Teachers have taken modest pay increases knowing that their salary schedule allows for incremental adjustments. Never do they get bonuses for a job well done or better increases in flush times. This is a state problem. If we have public schools and we value education then the schools should be funded so that every third grader gets what they need when they are in third grade, which means qualified teachers with a reasonable salary.

The thread that maintains that the reason we need smaller class sizes is to maintain discipline had never tried to teach a group of kids to read or go over math facts and check for understanding.

Posted by Carl, a resident of Country Fair
on May 2, 2009 at 7:54 pm

"Never do they get...better increases in flush times"?

How's this in 2000?

Web Link

And this is when the three manadatory (and paid) staff days were added to the school year.

Posted by Kathleen Ruegsegger, a resident of Vintage Hills Elementary School
on May 2, 2009 at 8:46 pm

Distracted: 14+% over three years is more than modest. Merit pay is a great idea under the right circumstances. There are districts that give off the schedule increases (bonuses), a move that awards staff without the long term hit to the salary schedule.

Districts are required to have 3% reserve . . . 1.5% may be one of the flexes the state is providing currently. The 7% reserve was a goal the district set, most likely because they knew funding would fluctuate. They abandoned it for the raises. It was a choice to set the goal and then to not follow through.

CSR is about classroom management, and has not correlated to achievement until you get to about 12-15:1. There are a lot of families in this community whose children never had the benefit of CSR. Walnut Grove had 1,100 students at one time, classes of 30:1 at K-3 and 35 or more at 4-6 (elementary was K-6 back then). Those children are grown and doing well, many living and raising families in Pleasanton, some of them are even teachers now. I can actually remember that there was staff development to instruct teachers how to teach with fewer students.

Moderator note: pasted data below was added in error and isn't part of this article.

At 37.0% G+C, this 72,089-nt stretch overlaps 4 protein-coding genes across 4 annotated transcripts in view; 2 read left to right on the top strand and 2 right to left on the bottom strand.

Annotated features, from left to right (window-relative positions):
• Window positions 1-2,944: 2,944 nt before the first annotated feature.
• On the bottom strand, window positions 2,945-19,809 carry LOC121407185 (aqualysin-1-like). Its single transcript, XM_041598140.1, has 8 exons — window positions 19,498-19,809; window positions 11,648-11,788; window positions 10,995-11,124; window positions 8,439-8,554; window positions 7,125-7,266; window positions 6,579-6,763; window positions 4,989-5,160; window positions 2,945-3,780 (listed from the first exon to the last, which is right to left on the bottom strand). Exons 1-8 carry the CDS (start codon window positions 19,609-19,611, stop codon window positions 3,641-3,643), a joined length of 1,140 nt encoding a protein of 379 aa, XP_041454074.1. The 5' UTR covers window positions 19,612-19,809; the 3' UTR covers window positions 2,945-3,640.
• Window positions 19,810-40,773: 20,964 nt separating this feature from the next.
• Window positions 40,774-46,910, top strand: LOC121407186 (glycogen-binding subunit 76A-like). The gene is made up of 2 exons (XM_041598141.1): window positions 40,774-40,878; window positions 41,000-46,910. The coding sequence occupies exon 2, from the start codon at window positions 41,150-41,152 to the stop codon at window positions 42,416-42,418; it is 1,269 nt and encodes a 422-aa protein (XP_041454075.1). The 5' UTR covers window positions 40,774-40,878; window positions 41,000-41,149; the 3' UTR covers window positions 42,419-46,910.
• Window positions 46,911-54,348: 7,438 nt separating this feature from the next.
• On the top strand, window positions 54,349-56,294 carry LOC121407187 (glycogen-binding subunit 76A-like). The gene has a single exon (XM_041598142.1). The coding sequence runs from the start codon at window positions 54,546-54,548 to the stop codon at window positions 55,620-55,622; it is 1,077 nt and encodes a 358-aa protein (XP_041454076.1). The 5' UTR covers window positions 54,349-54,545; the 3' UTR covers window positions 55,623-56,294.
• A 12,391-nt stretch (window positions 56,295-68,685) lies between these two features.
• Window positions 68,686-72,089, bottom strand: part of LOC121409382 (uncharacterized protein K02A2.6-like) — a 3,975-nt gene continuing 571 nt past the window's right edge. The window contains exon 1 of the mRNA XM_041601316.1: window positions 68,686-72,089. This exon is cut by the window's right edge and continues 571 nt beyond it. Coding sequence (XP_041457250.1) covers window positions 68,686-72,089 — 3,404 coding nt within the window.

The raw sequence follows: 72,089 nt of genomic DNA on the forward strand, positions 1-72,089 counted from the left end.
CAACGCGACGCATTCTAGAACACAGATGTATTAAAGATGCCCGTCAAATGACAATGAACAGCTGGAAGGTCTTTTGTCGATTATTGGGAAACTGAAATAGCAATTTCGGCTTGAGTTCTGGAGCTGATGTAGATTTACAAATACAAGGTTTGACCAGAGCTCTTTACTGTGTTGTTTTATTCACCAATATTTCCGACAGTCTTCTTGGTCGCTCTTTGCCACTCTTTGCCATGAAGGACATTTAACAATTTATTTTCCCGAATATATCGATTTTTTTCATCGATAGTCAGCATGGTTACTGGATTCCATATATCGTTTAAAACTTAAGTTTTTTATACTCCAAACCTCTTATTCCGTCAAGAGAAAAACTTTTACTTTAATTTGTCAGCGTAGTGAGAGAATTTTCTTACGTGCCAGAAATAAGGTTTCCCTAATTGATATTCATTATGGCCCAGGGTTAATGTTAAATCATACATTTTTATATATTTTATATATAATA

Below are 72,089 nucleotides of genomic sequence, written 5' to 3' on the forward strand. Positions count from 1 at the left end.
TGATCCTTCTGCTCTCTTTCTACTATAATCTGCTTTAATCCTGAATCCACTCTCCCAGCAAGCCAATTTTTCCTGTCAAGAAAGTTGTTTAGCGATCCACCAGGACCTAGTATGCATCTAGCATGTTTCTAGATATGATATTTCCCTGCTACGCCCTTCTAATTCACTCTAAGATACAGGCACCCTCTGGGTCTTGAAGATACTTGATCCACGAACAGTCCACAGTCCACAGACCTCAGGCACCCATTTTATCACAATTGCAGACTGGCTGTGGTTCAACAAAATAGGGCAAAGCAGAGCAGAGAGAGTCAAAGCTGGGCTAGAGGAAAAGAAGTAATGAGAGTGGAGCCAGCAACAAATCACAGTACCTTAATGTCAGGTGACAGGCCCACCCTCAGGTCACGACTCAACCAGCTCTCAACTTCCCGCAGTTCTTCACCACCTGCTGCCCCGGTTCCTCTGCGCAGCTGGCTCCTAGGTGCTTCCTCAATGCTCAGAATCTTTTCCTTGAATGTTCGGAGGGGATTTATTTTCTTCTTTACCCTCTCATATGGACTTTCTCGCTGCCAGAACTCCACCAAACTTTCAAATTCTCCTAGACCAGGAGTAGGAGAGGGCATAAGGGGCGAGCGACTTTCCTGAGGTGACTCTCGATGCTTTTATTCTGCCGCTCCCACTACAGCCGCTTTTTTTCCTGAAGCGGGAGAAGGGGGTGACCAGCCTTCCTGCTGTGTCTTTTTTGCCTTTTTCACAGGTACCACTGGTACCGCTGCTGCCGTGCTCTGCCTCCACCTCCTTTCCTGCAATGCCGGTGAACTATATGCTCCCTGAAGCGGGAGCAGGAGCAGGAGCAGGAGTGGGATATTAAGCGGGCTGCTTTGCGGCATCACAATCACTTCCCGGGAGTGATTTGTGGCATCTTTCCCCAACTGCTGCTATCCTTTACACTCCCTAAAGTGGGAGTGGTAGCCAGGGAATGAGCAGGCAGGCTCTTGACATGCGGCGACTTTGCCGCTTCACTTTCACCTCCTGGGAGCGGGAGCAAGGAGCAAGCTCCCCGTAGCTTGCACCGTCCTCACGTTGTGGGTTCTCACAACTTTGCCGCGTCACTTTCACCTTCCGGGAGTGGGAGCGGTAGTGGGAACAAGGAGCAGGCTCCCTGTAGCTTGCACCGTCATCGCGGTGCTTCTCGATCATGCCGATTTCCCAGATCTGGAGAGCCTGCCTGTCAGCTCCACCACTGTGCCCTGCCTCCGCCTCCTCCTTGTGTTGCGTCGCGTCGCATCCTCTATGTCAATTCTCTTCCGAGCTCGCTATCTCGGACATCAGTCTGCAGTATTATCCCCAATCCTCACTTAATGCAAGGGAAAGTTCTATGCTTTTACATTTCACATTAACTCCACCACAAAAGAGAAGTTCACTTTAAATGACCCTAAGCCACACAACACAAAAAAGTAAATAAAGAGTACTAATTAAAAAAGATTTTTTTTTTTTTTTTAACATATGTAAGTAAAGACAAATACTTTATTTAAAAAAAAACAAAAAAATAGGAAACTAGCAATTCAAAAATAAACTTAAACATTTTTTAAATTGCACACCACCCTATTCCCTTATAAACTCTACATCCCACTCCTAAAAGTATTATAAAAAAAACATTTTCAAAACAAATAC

Schools are well funded--how the funding is used is what needs to be resolved.

Posted by Resident, a resident of Another Pleasanton neighborhood
on May 5, 2009 at 2:19 pm

which hate mail are you talking about? I guess I have not been paying attention, but I did not receive any mail.

Posted by Action speaks louder, a resident of Another Pleasanton neighborhood
on May 5, 2009 at 9:15 pm

"Schools are well funded--how the funding is used is what needs to be resolved."

If you call eliminating 9 million from their budget well funded, and then expect the district to run with business as usual, no layoffs, just cut some cell phone bills, you have got to be kidding.

"CSR is about classroom management, and has not correlated to achievement until you get to about 12-15:1. There are a lot of families in this community whose children never had the benefit of CSR. Walnut Grove had 1,100 students at one time, classes of 30:1 at K-3 and 35 or more at 4-6 (elementary was K-6 back then)."

This type of comment is where you really show a lack of knowledge about what goes on in k-3 education in 2009. "Back then" kids in Kindergarten were not expected to be able to read and write by May.

Today, if 5 year olds have not mastered those skills, they will be marked at risk with multiple meetings, paperwork, and remediation programs suggested to get the skills mastered. Those include working with a reading specialist, an at-risk aide, or after school interventions. With 30 to 1 next year, reading specialists cut, aides cut, and after school intervention funding cut (or lack of teachers to teach them) it is realistic to say that programs will be affected, children will be affected.

You can cry the mismanagement argument, the say no to taxes because it is the wrong time, but the truth of the matter is what will happen in the classroom. You can bury your head in the sand, place blame, and vote no, but be aware of what that vote means in the classroom.

Posted by Kathleen Ruegsegger, a resident of Vintage Hills Elementary School
on May 5, 2009 at 9:34 pm

Actions, I stated facts, work in K-12 education, and have a grandchild in these schools. It wasn't the dark ages; my kids had to read and write in kindergarten. Expectations have risen, but more so in first grade and up from there.

Regardless, there has been mismanagement with funds; cuts can be made without losing CSR. While I have shown studies about no correlation to achievement at 20:1, I'm in favor of it because it does help with classroom management; it does relieve a measure of stress for students and teachers.

Federal funding is coming, other cuts can be made, we need time and can work this out over the coming school year. Many of us have said we would fight for a parcel tax once the district cleans up its fiscal act and the community determines what should stay and at what price--if it is needed.